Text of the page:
Squillace said he would have pleaded non vult at the morning session if he could have reached an agreement with a former client, Mrs. Marie Fanelli, West Berlin. He passed a worthless check for $600 on her and she demanded six years interest through her attorney, Francis G. Homan. A compromise was affected.
Fugitive Since 1923
A fugitive from justice since the December, 1923; grand jury returned nine true bills against him, Squillace was arrested in Washington, D. C., last July by County Detective Fiore Troncone, who found him and his wife operating a beauty shop.
Squillace is said to have readily admitted his guilt and agreed to return to this city and face the consequences. He was released in $3500 bail on August 3, 1929, his bond being signed by Ralph Cavallo of Kaighn Avenue near Third Street. '
During the time that Squillace has been at liberty, his lawyers declare he has been making weekly payments on the total $2865 which he is charged with diverting from funds clients entrusted to him for real estate transactions in 1922 and 1923.
Rather than face disbarment proceedings, Squillace resigned as a member of the Camden County Bar Association shortly before he hastily left Camden after discovering that he could not repay the money which he had received and used in several personal real estate deals. -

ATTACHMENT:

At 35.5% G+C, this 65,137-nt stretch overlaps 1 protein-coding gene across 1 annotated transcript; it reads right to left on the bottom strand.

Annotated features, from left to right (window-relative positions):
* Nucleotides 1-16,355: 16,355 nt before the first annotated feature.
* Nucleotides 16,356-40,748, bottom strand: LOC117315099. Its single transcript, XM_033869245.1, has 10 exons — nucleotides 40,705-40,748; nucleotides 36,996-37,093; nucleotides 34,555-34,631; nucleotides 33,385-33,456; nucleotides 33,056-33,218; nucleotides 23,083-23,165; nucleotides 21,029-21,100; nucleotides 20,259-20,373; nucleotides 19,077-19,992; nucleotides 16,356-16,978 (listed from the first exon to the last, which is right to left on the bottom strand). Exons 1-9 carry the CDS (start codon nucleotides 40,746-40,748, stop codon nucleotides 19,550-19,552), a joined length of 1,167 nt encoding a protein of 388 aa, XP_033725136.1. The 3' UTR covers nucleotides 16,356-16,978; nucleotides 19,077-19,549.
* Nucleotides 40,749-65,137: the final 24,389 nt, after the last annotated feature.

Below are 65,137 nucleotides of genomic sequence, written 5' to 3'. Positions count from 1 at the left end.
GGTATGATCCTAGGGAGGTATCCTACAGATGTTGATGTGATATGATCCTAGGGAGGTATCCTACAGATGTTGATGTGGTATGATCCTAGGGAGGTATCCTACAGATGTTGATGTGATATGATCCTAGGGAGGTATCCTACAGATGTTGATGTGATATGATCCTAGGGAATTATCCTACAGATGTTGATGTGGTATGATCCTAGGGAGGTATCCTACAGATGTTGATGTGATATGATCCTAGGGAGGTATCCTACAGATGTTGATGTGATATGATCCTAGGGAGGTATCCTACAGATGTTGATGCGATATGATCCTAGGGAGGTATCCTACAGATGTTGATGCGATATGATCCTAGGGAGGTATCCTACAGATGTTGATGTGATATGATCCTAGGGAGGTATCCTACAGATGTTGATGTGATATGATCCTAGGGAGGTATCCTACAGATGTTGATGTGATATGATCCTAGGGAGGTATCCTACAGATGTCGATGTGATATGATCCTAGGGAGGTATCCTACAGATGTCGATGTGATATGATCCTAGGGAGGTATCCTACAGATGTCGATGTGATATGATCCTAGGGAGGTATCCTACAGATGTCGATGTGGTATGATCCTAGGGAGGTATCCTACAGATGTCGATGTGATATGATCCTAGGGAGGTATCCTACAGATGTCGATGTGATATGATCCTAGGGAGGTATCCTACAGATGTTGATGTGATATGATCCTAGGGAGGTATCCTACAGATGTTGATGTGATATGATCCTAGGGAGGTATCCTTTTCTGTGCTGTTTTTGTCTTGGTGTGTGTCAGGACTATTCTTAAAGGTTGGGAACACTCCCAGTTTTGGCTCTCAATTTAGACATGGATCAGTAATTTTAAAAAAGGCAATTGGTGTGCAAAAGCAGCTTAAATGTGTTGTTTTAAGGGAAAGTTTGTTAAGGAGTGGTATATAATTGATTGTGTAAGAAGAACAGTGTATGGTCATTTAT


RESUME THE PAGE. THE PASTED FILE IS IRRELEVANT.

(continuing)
The indictments for larceny as bailee, his accusers and amounts involved, are: Frank Canola, $800; Mrs. Marie Fannelli, $600; Albert Covitto, $245; Antonio Di Maio, $350; Angelina Palaia, $600; Aorozio Martines, $125, and Nick Monocchio, $100.
The embezzlement true bill was returned against Squillace at the instance of Canola, who charged him with swindling him out of $45.
Camden Evening Courier - December 11, 1930
David S. Rhone
Samuel M. Shay
South 4th Street
St. John Street
|Camden Courier-Post - December 13, 1930|
Barney Brown - Benjamin Asbell - Benjamin Natal - N. Marcus
Camden Courier-Post * October 29, 1931
BAIRD TO ADDRESS HEBREW LEAGUE
David Baird, Jr., Republican nominee for governor, will make his final appearance in the current election campaign Monday night, in his "own home town," when he will address a monster rally at the Hebrew Republican League, at the Talmud Torah, 621 Kaighn avenue.
The Hebrew league reorganized formally at a luncheon in the Hotel Walt Whitman. Lewis Liberman, assistant city solicitor, was elected president; Sig Schoenagle, Samuel Shaner, Israel Weitzman, vice-presidents; L. Scott Cherchesky, secretary, and Samuel Label, treasurer.